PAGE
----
Successful operation of the plant as used in this report is based on an assertion made by NFS that it would require 300 revenue units annually to earn a normal profit.

21-261-64- —13

expiration of the 5-year contract period will require AEC to continue furnishing some part of the processing load. However, the proposed contract contains no provision requiring AEC to furnish any part of such processing load.

The proposed contract does not definitely commit AEC to provide research and development support to NFS. However, the contract does provide that AEC may request NFS to perform other services, including research and development related to chemical processing, in lieu of chemical processing of irradiated material. To the extent that NFS does perform such services, AEC's baseload requirement will be reduced. AEC also will consider requests by NFS for specific research and development support related to the NFS plant. AEC has already received one such request from NFS.

Extent of processing of Government fuels under the proposed contract

The amount of fuel processing which AEC agrees to furnish from Governmentowned reactors may vary from a low of 622 revenue units, and at AEC's option, to a high of 650 units. Also, the revenue units of fuel processing furnished by AEC can be reduced to the extent that fuel processing by NFS for all customers over the 5-year period of the contract exceeds 1,500 revenue units. However, on the basis of AEC estimates, it appears unlikely that NFS will attain a workload of 1,500 revenue units during the contract period, and consequently it does not appear that there will be any reduction of the 625 revenue units of fuel processing guaranteed by AEC.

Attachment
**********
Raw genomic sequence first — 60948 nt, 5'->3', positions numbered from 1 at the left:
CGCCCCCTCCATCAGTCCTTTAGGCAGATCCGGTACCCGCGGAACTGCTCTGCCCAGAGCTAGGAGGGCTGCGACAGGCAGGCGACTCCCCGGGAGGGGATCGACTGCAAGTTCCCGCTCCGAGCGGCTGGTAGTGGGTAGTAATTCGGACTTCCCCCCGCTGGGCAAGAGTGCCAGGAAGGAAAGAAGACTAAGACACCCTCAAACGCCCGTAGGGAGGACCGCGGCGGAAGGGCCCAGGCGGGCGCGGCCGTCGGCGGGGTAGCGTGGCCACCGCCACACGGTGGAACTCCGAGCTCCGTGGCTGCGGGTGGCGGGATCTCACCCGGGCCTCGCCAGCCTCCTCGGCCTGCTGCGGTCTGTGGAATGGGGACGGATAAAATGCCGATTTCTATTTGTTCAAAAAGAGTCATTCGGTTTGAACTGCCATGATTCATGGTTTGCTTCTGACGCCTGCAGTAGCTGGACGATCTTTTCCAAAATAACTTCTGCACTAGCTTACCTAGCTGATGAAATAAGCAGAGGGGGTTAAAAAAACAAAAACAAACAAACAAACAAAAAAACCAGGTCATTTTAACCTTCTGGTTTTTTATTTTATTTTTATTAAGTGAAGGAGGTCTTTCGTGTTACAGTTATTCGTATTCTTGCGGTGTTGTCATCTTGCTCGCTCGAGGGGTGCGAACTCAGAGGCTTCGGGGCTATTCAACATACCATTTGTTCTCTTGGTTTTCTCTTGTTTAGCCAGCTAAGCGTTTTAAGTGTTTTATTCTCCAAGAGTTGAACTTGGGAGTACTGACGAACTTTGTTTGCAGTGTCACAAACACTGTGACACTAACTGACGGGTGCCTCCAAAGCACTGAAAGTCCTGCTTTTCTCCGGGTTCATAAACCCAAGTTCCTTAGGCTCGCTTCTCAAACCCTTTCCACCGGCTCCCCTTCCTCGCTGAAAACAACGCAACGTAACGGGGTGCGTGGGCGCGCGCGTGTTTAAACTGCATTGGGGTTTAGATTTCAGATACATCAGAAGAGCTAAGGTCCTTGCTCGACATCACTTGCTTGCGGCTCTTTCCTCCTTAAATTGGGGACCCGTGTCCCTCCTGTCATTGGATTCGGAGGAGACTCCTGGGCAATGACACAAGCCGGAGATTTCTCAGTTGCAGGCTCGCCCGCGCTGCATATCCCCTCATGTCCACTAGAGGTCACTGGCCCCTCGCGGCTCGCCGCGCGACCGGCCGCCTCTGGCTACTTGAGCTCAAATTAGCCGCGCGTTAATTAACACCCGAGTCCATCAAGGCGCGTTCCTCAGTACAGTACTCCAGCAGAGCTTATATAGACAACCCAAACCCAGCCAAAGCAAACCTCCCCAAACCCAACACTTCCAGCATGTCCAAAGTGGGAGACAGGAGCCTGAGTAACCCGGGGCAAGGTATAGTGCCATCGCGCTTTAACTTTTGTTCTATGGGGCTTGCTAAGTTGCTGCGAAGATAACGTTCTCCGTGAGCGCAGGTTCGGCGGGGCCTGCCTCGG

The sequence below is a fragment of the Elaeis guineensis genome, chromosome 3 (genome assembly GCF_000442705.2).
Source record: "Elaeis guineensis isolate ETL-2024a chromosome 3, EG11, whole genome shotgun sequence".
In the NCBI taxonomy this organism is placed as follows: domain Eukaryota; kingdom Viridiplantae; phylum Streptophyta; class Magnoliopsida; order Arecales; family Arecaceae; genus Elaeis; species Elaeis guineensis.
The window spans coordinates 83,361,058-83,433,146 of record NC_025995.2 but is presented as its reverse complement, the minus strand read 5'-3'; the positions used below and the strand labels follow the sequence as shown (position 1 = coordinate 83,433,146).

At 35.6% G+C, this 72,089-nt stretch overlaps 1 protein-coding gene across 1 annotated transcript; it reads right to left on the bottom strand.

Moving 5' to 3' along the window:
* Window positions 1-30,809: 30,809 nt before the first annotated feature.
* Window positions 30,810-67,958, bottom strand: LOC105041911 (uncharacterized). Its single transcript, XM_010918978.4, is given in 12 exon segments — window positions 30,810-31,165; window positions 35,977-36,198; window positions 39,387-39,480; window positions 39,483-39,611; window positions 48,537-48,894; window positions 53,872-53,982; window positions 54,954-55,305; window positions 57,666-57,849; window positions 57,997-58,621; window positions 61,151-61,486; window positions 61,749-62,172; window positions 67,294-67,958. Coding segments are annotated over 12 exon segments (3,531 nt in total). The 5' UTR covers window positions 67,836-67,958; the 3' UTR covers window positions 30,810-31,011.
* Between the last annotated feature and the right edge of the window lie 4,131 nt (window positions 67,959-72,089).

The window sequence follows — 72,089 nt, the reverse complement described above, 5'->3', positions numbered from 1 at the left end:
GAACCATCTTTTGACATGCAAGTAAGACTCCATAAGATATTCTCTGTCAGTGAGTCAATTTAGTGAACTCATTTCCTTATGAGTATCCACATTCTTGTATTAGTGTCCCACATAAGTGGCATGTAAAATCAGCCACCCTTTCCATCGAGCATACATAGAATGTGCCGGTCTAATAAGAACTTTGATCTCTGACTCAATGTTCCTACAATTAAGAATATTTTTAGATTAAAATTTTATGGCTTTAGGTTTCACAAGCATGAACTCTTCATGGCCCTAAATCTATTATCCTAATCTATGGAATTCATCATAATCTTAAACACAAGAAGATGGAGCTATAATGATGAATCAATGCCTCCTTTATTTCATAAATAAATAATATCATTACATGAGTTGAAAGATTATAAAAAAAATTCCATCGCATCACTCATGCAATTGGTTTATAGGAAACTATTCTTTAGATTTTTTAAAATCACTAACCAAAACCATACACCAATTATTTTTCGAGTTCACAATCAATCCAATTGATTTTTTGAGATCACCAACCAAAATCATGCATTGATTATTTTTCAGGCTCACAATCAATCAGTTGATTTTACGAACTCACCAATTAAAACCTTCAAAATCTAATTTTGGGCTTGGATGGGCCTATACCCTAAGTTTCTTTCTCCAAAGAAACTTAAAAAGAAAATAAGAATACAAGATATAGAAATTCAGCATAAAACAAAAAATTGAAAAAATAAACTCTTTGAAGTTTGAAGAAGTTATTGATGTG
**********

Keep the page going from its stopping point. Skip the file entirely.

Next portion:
Under the proposed contract, AEC will incur a fixed basic processing cost of $23,500 a revenue unit for low-enriched fuels, plus incremental costs, up to $781 a revenue unit, for processing certain types of fuels. AEC will incur additional costs for construction and installation of special waste storage tanks if AEC furnishes certain types of fuels as part of its baseload commitment. AEC currently plans to furnish approximately 485 of its commitment of 625 revenue units of fuel that will require such waste storage tanks.

The cost estimated by AEC for the 625 revenue units of fuel processing to be furnished from Government reactors is shown below, by category of estimated cost.


AEC estimates that the payments to NFS for chemical processing of the AEC baseload commitment will amount to about $21.2 million-about $18.3 million for processing 625 revenue units of Government fuel and about $2.9 million for processing 123 revenue units of non-Government fuel to be reserved for NFS processing. AEC will recover a large part of the $2.9 million through payments by licensees in financial settlements.

We were advised that the contract will contain a provision for AEC to pay in addition to the above amounts, an amount to be agreed upon before execution of the contract, for perpetual care of stored waste.

The proposed contract provides also that, if in the future AEC should desire to have processed certain additional reactor fuels beyond the capabilities of the presently conceived plant, NFS shall install the necessary additional facilities and equipment, provided that AEC and NFS can agree on terms and conditions, charges, and amount to be reimbursed to NFS for the cost of such facilities and equipment, or the portion thereof which is properly allocable to AEC. To the extent that such fuels are furnished by AEC they would represent part of the baseload.

Need for continued Government support after expiration of the contract

On the basis of AEC estimates, it appears that NFS's successful (as previously defined) continuation of processing operations after the expiration of the 5-year contract period will require AEC to continue to furnish some part of the proc